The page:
made brigadier-general of volunteers in September, 1861, and had a brigade in the Fourth Army Corps at Williamsburg, where McClellan called him ‘Hancock the Superb.’ At Antietam, he distinguished himself, and succeeded Richardson at the head of a division of the Second Corps. In November, 1862, he was made major-general of volunteers. His troops did noteworthy work at Fredericksburg and Chancellorsville, and Hancock received the Second Corps, in May, 1863. At Gettysburg, Meade sent him to take charge on the first day, after Reynolds' death, and on the third day he himself was severely wounded. In March, 1864, he resumed command of the Second Corps. He took charge of the Department of West Virginia and Middle Military Division in March, 1865. After the war, he became major-general in 1866, and commanded various departments. He was an unsuccessful candidate for the presidency against Garfield. Of Hancock, General Grant once said: ‘Hancock stands the most conspicuous figure of all the general officers who did not exercise a separate command. He commanded a corps longer than any other one, and his name was never mentioned as having committed in battle a blunder for which he was responsible.’ He died on Governor's Island, New York, February 9, 1886.
Major-General Andrew Atkinson Humphreys (U. S.M. A. 1831）was born in Philadelphia, November 2, 1810. He was closely associated with engineering and coast-survey work until the outbreak of the Civil War, when, as major, he became a member of Major-General McClellan's staff. In April, 1862, he was made brigadier-general of volunteers and was chief topographical engineer of the Army of the Potomac during the Peninsula campaign. He had a division of the Fifth Corps from September, 1862, to May, 1863, and fought at Fredericksburg and Chancellorsville. He was then given a division of the Third Corps, and after Gettysburg was promoted to major-general of volunteers and made General Meade's chief of staff. In the final campaign against Lee, he had the Second Corps (November, 1864, to June, 1865). After being mustered out of the volunteer service, September 1, 1866, he was made brigadier-general and placed at the head of the Engineer Corps of the United States army. He was retired in July, 1879, and died in Washington, December 27, 1883. He received brevets for gallant and meritorious services at the battles of Fredericksburg, Va., Gettysburg, Pa., and Sailors Creek, Va.
Holmesburg, Pennsylvania, April 27, 1827, and served in the Mexican War. Later, he was instructor in artillery practice and quartermaster at West Point. He had reached the grade of captain when the Civil War broke out, and became McDowell's chief of artillery. He was promoted to brigadier-general of volunteers in May, 1862. He had a brigade in the Third Corps, Army of Virginia, and a brigade and division in the First Corps, Army of the Potomac. He was given a division in the Second Army Corps, which he held for the most part until August, 1864. When Hancock was sent by Meade to take charge at Gettysburg on the first day, Gibbon was given temporary command of the corps and was seriously wounded. As major-general of volunteers, he had command of the Eighteenth and Twenty-fourth army corps for short periods. When mustered out of the volunteer service, he continued in the regular army as colonel, and rose to be brigadier-general in 1885. He did much Indian fighting, and in 1891 was retired from active service. He died in Baltimore, February 6, 1896.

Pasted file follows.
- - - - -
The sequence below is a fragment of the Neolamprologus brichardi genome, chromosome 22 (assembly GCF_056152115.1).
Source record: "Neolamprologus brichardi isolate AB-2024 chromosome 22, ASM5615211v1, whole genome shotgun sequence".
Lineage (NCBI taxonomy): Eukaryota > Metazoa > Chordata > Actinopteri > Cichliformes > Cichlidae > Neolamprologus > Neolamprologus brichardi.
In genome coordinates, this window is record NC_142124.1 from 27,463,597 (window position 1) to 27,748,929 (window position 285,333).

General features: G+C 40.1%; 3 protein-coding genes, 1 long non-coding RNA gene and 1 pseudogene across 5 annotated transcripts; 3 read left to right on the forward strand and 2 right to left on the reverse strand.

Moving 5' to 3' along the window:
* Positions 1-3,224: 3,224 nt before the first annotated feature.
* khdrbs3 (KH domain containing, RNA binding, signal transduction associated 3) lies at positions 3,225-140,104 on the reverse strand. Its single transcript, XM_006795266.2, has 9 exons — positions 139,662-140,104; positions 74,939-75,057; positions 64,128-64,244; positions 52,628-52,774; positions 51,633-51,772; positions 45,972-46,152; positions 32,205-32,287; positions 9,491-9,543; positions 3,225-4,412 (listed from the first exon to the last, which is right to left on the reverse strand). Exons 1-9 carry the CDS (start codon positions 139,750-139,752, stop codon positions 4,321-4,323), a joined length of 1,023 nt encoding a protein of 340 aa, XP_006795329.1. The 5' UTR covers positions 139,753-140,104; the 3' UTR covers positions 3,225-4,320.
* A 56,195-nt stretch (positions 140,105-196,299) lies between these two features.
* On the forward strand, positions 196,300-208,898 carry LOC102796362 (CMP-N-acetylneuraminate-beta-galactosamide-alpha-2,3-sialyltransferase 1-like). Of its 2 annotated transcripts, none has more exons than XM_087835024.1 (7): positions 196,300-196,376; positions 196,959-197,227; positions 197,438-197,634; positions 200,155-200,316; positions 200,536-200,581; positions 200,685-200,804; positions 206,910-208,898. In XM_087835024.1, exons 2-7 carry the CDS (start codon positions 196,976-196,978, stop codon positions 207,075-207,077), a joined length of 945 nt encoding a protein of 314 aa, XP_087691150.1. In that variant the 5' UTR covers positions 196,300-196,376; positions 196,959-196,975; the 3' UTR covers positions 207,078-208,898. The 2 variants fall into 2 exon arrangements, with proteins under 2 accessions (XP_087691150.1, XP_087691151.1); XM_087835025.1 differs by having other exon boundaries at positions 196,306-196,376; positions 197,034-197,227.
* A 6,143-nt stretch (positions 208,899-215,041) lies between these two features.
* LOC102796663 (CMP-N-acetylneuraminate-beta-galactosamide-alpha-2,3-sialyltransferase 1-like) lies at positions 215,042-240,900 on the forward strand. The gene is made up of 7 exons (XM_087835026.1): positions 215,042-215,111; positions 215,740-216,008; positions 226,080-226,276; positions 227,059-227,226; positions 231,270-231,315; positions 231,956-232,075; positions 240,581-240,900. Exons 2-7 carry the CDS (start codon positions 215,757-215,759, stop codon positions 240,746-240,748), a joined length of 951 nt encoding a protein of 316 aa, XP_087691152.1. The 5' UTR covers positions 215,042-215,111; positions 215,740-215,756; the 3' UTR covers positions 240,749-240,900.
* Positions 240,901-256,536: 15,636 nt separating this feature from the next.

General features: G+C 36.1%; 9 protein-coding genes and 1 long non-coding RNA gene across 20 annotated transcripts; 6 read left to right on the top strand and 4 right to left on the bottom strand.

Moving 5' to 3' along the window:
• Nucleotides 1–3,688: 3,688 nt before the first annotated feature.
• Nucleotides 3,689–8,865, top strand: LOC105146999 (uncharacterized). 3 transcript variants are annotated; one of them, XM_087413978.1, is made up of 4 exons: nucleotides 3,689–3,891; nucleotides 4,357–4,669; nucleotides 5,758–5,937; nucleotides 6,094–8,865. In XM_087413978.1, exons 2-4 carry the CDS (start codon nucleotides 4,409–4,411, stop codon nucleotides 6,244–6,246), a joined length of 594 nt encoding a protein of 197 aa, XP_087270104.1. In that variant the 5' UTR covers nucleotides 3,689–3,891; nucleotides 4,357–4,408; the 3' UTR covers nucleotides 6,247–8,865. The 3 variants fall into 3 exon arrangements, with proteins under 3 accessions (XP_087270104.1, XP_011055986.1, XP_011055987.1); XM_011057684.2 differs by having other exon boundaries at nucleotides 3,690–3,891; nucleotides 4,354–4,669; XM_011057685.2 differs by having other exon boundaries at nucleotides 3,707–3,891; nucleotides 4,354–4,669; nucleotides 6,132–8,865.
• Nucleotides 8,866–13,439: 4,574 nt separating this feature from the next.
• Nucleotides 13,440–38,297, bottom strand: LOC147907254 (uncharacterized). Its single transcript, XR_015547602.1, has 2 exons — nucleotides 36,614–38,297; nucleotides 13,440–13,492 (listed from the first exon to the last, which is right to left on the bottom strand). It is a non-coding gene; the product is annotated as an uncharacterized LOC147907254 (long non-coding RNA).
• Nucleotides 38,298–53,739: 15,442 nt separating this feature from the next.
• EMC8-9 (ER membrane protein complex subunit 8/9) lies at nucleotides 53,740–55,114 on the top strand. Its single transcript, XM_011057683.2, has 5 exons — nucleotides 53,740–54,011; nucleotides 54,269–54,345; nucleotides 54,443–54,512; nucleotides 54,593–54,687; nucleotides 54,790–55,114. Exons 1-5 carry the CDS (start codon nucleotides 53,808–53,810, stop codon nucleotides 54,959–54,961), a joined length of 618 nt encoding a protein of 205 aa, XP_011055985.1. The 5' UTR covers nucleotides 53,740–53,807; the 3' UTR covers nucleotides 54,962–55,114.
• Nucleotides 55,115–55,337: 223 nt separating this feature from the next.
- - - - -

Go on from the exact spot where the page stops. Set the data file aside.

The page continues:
Brooklyn, New York, October 19, 1834, and was a Harvard graduate of 1855. He enlisted as a private in the Twelfth New York Militia, and after the three months service had expired, he returned to the field as lieutenant-colonel of the Sixty-first New York. His rise was rapid, due to ability displayed in the Army of the Potomac, and he was made brigadier-general of volunteers after the battle of Antietam (September, 1862), where he was badly wounded. He had a brigade in the Eleventh Corps at Chancellorsville, and a division at Gettysburg, when he was again badly wounded. On recovery, he was assigned to duty in the Department of the South and afterward given a division in the Second Army Corps, March 1864, and served until the Army of the Potomac was discontinued. He was made major-general of volunteers in May, 1865, for his conspicuous gallantry at the battle of Spotsylvania. In April and May, 1865, he had command of the Second Corps. General Barlow resigned from the Army November 16, 1865, and returned to New York, where he entered political life and resumed the practice of law. He was secretary of state of New York 1865-1868, and attorney-general for New York from 1871 to 1873, in which capacity he conducted the prosecution of ‘Boss’ Tweed and other municipal officials. He died in New York city, January 11, 1896.